Pilgrimpace's Blog

the accidental pilgrim 2

A final quote from Maggi Dawn’s The Accidental Pilgrim:

Anthony the Great, sometimes called ‘the father of monks’, set the example here.  He went to live in complete solitude in the desert in about AD 285 and attracted plenty of followers.  After twenty years in the desert, he left his hermitage to act as spiritual father to a group of coenobites.  Five years later he again retreated into solitude, where he remained until he died at the grand old age of 105 – except for two occasions when he visited Alexandria, once to encourage Christians who were under persecution there, and again in 338 when Athanasius called on Anthony to help him stand up against the heretical teachings of Arius – thereby making it clear by his actions that pilgrimage is not just for the pilgrim, but for the wider world, the ‘other’.

St Anthony

St Anthony

I find this extremely helpful for my own reflecting.  Pilgrimage is – and has got to be -so much more than an escape from everyday life (although it does contain the refreshing and vacational contents of this).  I have been granted a month’s study leave early next year to do some thinking about the connections between estates ministry, pilgrimage and the Spanish Carmelite Mystics.  I’m really looking forward to this (as well as the short retreat and pilgrimage in Spain that is being planned as part of it) and to what will be revealed, the connections that will be revealed and made clearer.

In the meantime, if you haven’t read The Life of St Anthony by St Athanasius, I really recommend it – one of the people I most admire who is engaged in outer estate ministry sees it as being central to this particular expression of priesthood.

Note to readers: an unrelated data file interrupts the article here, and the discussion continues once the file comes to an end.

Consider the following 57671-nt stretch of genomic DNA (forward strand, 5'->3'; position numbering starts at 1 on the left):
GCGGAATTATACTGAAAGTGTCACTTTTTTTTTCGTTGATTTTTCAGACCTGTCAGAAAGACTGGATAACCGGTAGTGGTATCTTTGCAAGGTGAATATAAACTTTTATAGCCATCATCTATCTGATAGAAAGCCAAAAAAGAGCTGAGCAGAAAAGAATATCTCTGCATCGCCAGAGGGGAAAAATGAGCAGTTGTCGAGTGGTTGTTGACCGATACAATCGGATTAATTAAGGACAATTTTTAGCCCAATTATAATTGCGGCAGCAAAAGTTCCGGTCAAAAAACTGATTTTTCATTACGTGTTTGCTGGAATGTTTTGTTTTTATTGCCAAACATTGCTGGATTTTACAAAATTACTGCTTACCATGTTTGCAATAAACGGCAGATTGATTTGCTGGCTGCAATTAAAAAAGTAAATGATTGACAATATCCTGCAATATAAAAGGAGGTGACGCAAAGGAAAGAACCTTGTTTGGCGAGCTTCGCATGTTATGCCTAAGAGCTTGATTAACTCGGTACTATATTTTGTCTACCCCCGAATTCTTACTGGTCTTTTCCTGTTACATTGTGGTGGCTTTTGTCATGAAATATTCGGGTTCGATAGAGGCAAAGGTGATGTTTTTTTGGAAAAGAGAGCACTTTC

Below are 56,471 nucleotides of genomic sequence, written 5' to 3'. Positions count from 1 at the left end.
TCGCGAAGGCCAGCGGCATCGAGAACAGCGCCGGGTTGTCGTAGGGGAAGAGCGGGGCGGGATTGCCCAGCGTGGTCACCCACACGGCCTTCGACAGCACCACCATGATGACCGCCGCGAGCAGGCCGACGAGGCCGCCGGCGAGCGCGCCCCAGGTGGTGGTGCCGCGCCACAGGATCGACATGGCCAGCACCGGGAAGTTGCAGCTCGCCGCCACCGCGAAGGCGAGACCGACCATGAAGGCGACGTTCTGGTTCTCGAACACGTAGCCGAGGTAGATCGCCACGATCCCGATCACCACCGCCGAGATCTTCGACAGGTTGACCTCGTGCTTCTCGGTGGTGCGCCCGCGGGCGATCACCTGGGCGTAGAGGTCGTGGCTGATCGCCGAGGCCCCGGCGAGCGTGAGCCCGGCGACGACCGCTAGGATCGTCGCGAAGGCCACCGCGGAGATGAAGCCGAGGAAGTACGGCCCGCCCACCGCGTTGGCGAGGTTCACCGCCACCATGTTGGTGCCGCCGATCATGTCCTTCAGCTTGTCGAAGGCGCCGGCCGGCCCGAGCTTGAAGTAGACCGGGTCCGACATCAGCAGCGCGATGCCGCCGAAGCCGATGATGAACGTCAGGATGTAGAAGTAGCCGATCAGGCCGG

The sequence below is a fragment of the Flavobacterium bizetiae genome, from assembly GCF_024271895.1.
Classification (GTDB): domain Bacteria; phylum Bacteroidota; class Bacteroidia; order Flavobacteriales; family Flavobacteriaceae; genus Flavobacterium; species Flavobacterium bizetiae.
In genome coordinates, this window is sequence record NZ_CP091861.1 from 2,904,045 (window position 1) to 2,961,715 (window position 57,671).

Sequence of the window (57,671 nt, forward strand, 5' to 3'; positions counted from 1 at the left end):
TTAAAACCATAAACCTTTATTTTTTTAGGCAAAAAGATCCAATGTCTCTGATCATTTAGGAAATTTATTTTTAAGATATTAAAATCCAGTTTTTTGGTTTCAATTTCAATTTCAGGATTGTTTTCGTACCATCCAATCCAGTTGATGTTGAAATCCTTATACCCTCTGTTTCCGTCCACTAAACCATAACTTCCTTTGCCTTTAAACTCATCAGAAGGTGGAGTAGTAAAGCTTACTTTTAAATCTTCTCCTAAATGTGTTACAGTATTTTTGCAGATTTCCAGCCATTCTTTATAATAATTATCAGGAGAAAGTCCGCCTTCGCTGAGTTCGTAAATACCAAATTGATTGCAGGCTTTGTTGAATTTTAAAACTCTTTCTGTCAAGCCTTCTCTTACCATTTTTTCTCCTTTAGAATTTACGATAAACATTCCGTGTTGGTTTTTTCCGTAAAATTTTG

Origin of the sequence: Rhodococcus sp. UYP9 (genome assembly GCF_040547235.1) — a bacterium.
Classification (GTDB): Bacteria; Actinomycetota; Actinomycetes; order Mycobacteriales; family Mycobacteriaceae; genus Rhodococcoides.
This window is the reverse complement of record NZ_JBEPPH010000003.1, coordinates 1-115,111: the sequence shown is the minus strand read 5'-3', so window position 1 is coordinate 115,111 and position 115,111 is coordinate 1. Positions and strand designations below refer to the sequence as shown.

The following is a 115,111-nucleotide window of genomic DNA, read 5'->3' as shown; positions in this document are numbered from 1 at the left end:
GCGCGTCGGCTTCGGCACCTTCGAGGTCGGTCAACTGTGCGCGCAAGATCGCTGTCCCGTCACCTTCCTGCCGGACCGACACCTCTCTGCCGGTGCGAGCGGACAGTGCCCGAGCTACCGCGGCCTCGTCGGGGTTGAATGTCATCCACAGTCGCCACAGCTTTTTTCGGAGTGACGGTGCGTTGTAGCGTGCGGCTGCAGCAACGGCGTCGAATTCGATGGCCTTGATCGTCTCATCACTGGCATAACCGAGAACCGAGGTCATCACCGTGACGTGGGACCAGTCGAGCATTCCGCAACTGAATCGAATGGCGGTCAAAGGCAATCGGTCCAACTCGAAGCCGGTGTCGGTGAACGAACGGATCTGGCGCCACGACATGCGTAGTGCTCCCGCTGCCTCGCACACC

4 Comments so far
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Will look for this and/or add it to my list. I’m currently having great fun with The Ascent to Truth by Thomas Merton (which is Merton on mysticism and most specifically St. John of the Cross, to any reading this not familiar with it). Thomas Merton on anything is a contemplative read. Your study leave sounds very interexting indeed. My own self would never want to be a Carmelite (I’m too Ignatian), but I sure love reading their writings.

Comment by Val

thanks Val – yes the Merton book is very good, isn’t it? It is on my pile of books to read again


Comment by pilgrimpace

It really is, and I have also been slogging through C.S. Lewis’ Miracles concurrent with reading this volume of Merton in preparation to re-examine The Dark Night of the Soul. What strikes me is that Merton can squarely cover some of the same ground C.S. Lewis has covered in various works in a span that took Lewis seven or eight chapters…in about two chapters.

Comment by Val

Thanks Val. You might want to look at Peter Tyler’s ‘St John of the Cross’ and Iain Matthew’s ‘The Impact of God’ – both very helpful and accessible studies of John.


Comment by pilgrimpace

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